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Divergence by Tony Ballantyne
Review by Karen Burnham
Spectra Mass Market  ISBN/ITEM#: 9780553589306
Date: 01 May 2007 List Price $6.99 Amazon US / Amazon UK / Show Official Info /

The ragtag crew of the Eva Rye has recently started traveling the galaxy, looking to engage in trading using a system called Fair Exchange. They're learning the ropes as they go, and they soon find themselves in the midst of events that they don't fully understand, while the fate of the Earth may hang in the balance.

The Earth has been completely controlled by an AI known as The Watcher, an entity that uses drugs and manipulation to create a utopia, where everything works perfectly and everyone is good to each other. However, it has recently come under attack by Dark Seeds, quantum entities that will take root and destroy observing intelligences. These Dark Seeds may have been sent by Chris, a competing AI that controls other regions of human-occupied space.

The crew of the Eva Rye are a disparate group. Most of them signed up to the Fair Exchange system from a planet in the Enemy Territory (controlled by Chris), although Edward (a mentally slow adult) bought passage from a planet that was coming under threat from the Dark Seeds. Since then they have executed numerous trades, but not understanding exactly how Fair Exchange works (the computer software that mediates the trades is a black box to them), they often feel cheated. When a ship that belongs to the supposedly defunct DIANA faction (capitalists who used to oppose the Watcher) buy passage to Earth on the Eva Rye for a woman named Judy, events speed up. While they continue to execute trades on their way to Earth, it seems as if some force is manipulating the process, doing everything possible to ensure that Judy gets to Earth, now one of the most dangerous places in the galaxy thanks to the Dark Seed infestation all through the Solar System.

This is primarily a novel of Big Ideas, although its plot moves forward quickly. One of its main concerns is how much free will humans have when they're part of a system, whether that system is physical, social or economic. Ballantyne specifically links Fair Exchange with Christianity, so as the characters learn more about the system they've adopted, questions about the relationships between individuals, society, religion and economics arise. Also, in the wide range of differences between the different characters, some with mental or physical handicaps, emotional handicaps, some privileged or particularly talented, Ballantyne highlights the diversity of human experience, and looks at the core of what all humans have in common and will still have in common in the future.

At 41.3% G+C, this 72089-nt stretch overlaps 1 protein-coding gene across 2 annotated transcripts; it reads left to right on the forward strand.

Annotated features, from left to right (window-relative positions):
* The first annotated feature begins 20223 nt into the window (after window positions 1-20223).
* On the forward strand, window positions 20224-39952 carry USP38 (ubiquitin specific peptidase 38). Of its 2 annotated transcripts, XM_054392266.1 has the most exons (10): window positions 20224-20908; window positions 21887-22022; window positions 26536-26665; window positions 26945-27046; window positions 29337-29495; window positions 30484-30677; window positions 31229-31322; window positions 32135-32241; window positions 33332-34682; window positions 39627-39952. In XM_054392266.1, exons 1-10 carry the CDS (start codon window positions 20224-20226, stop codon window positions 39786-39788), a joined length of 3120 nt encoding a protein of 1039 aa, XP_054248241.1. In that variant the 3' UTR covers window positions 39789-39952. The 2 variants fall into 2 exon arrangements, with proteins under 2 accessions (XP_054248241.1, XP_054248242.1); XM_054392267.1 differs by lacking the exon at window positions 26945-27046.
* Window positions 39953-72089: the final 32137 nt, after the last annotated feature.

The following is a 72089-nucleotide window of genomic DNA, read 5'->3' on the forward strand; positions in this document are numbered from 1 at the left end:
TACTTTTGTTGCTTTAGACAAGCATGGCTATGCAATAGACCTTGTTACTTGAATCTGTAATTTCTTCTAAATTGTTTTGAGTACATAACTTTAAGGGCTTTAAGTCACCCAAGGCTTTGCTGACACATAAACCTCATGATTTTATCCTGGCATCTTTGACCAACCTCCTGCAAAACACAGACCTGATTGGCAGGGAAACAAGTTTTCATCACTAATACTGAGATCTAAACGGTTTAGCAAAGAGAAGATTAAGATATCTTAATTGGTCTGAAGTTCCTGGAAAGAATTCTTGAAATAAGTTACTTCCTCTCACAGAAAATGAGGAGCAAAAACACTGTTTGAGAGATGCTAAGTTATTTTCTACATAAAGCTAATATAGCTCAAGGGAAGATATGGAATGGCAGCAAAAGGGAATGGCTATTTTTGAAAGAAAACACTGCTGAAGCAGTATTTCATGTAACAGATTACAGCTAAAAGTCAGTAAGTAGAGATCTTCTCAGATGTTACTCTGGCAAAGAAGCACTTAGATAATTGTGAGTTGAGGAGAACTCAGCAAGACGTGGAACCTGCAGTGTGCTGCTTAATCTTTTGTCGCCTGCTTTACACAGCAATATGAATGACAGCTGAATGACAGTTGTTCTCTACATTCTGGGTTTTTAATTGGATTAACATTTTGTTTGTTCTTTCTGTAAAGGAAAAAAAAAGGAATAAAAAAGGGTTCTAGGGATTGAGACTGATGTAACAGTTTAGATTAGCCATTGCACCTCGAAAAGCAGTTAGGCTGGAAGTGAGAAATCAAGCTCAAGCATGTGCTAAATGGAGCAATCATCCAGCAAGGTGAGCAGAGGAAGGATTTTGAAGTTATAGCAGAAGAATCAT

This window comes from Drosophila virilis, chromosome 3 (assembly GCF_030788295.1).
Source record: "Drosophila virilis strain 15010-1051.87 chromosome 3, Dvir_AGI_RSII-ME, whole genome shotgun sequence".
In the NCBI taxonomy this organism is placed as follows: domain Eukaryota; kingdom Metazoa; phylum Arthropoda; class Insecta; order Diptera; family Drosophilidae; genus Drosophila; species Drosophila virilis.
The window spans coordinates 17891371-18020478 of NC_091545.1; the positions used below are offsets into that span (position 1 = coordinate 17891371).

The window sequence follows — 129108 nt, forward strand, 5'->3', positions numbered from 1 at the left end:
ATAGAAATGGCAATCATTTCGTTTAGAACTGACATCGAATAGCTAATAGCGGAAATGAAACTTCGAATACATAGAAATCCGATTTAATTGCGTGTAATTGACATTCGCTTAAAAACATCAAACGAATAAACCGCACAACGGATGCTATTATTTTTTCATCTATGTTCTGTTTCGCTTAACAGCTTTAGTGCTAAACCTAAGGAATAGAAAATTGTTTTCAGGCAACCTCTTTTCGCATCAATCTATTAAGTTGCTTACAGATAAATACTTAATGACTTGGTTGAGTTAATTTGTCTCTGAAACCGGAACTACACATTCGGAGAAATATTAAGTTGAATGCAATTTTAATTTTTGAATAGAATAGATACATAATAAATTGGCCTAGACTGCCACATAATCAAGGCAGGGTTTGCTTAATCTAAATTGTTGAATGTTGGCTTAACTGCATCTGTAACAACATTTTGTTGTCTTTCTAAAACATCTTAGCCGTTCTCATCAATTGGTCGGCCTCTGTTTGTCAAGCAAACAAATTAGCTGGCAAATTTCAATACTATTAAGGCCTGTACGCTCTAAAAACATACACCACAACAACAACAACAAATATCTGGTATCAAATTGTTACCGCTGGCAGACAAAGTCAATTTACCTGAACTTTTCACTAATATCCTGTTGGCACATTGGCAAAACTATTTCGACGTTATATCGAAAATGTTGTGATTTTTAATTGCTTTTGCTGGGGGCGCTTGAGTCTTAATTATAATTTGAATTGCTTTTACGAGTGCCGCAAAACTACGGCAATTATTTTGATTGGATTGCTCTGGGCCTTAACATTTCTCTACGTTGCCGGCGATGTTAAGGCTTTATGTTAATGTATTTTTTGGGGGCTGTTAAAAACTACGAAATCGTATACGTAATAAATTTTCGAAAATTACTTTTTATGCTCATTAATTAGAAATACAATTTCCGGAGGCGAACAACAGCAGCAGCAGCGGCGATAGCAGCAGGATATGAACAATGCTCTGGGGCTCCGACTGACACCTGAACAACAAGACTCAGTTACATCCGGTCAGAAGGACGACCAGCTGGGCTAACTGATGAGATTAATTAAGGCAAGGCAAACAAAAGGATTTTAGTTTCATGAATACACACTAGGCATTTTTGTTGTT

This is the finale of a linked trilogy of books that started with Recursion (2005) and Capacity (2006). They share an over-arching plot and several characters, including Judy. However, Divergence functions perfectly well as a stand alone novel, although one may miss some of the character nuances. By introducing the new and hapless crew, Ballantyne gives us sympathetic eyes with which to learn about his universe and its confusions. If one has been reading the whole series, this should bring a satisfying conclusion with some unforeseen twists.

Recommended for fans of philosophically oriented science fiction.

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